March 12th, 2001

The Forgotten Method
By James Castwell


Face it, streamers are imitation bait; bait-fish to be more exact. The idea of imitating such a thing with a fly is beneath us, well, some of us, OK, at least a few of us. Probably a dumb idea, at least if we like to fish for trout and also catch a few of the rascals.

Now I'm not talking about the big stuff here, not the 'blue-water-bananas.' Those guys are in a world of their own. Here I am looking at the little fellas, ones you can actually cast with a normal fly rod. (No email please you salt-water guys) These are some of the names we all have heard and seen and most likely have never fished.

I think we need to clarify something here first. Dry-flies represent winged bugs, nymphs are the equal of the undeveloped stages of them and streamers look like little fish. Mostly little fish do not eat little fish, they eat bugs; BIG fish eat little fish! You are starting to understand here, good.

There are as many ways to fish a dry as there are to fish a nymph, each has it's schools and devotee's. You know, up or down, dead-drift or twitched, and all stages in between. And it does take a lot of learning and practice to get good at both methods, years and many miles of stream are the classroom for such things.

But, how do you fish a streamer? Well, in some ways, much like a nymph, so if you are good at that, you will only have a bit more to learn to fish streamers. That's right, I said 'more' to learn. Remember, they are not bugs. They are small fish and must behave like them, they must be the right size, must be the proper color (and must change with the seasons), they have to be tied so they look right in the water. Hey, the fish get a good look, a very good look at these things. Sometimes you can hang one on a trouts nose until he smacks it out of just pure orneryness. This is not a beginners game; but oddly enough a beginner can do very well at it. Even to the extent that they can be fished without even knowing how to cast!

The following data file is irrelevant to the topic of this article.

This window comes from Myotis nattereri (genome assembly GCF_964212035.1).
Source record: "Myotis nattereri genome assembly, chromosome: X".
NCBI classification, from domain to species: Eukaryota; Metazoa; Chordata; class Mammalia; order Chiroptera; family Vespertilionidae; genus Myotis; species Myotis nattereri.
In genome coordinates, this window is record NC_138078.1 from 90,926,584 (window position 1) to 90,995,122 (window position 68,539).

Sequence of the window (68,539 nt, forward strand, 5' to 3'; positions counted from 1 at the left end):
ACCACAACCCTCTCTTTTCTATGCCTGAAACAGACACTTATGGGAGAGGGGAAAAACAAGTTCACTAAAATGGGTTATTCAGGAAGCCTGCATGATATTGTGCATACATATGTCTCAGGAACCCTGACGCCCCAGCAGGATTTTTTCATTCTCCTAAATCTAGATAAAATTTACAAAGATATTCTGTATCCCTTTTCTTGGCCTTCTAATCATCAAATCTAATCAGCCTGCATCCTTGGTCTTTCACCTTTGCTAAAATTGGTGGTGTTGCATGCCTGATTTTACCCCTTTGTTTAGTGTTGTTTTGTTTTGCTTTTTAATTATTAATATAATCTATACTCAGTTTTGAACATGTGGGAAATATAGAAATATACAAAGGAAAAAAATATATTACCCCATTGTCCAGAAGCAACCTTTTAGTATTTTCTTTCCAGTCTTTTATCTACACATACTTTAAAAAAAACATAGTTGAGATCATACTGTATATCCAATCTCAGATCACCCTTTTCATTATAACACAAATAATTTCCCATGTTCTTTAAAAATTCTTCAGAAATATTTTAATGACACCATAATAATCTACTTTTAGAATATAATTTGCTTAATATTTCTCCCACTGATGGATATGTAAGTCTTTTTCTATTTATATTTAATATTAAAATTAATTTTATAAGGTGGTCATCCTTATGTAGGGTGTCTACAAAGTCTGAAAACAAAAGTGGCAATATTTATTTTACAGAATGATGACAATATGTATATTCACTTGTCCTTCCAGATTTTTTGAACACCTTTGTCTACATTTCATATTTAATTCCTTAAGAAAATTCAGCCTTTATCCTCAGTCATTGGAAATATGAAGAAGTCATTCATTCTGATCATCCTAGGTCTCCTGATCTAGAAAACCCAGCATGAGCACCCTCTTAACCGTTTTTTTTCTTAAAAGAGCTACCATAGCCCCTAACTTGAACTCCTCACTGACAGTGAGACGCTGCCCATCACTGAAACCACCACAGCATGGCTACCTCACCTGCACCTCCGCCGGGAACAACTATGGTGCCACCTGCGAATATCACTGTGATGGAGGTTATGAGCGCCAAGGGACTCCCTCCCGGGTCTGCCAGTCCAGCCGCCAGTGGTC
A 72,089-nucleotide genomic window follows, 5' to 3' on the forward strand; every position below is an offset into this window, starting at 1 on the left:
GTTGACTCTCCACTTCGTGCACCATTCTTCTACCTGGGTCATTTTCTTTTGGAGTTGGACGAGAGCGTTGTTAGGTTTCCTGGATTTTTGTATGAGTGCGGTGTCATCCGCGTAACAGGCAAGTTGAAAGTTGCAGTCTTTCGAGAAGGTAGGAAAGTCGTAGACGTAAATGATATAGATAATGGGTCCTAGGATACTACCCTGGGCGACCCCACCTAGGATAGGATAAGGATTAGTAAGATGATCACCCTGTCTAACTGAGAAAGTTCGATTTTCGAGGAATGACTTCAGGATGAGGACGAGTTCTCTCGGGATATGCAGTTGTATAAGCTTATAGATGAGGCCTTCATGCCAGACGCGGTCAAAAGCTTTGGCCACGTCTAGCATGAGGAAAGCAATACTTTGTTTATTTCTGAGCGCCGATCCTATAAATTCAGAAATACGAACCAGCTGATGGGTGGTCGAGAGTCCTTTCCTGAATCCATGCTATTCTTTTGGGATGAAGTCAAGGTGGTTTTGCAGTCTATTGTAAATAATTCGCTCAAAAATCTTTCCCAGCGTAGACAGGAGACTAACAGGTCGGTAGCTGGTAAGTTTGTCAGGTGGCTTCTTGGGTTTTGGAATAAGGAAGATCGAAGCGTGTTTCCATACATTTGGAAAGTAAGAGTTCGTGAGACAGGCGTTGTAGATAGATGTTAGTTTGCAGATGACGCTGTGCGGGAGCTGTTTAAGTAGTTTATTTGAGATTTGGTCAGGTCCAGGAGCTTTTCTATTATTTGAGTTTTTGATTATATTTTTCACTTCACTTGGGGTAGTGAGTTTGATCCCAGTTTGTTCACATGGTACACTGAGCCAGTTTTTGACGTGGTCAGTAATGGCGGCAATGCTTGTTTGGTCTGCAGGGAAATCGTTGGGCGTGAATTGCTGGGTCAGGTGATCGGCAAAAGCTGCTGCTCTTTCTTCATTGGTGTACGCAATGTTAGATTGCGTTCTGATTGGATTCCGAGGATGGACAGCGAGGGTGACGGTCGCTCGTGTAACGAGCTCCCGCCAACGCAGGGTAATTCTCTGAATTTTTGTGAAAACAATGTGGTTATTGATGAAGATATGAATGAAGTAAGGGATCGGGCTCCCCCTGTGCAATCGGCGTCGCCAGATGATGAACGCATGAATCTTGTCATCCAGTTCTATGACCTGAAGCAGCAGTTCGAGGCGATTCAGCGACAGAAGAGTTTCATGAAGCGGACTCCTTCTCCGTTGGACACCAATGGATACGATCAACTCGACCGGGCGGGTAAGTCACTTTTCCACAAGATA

The truth is, many years ago I used to use a size ten 'Little Trout' streamer with a small nymph on a dropper ahead of it. Kinda looked like the streamer was after the nymph. It worked very well, so well in fact I quit doing it as it made me feel like I was doing something I should not be doing. (The smaller trout would take the nymph, bigger ones went for the streamer).

Streamer-Fly Fishing

If you have not ever done any of this kind of fishing, or have not in a long time, or just would like to learn a bit about it, or simply reflect on some of the good days you had in the past doing it, there is an inexpensive book available from Lyons Publishing called Streamer-Fly Fishing. It is not new, been out about ten years, but is in reprint again. At only $14.95 John Merwin has crammed into eighty-six pages about all anyone would really need to know to do a pretty good job of using streamers definitely upsetting the eating habits of some big fish who may have never have seen a streamer.

I think you can have some fun with this no matter what stage of fly fishing you may be at. I know I enjoyed it enough to write this for you and just may dig out some of those 4x long hooks I had. ( I have no idea where I put them) ~ James Castwell

Till next week, remember . . .

Keepest Thynne Baakast Upeth

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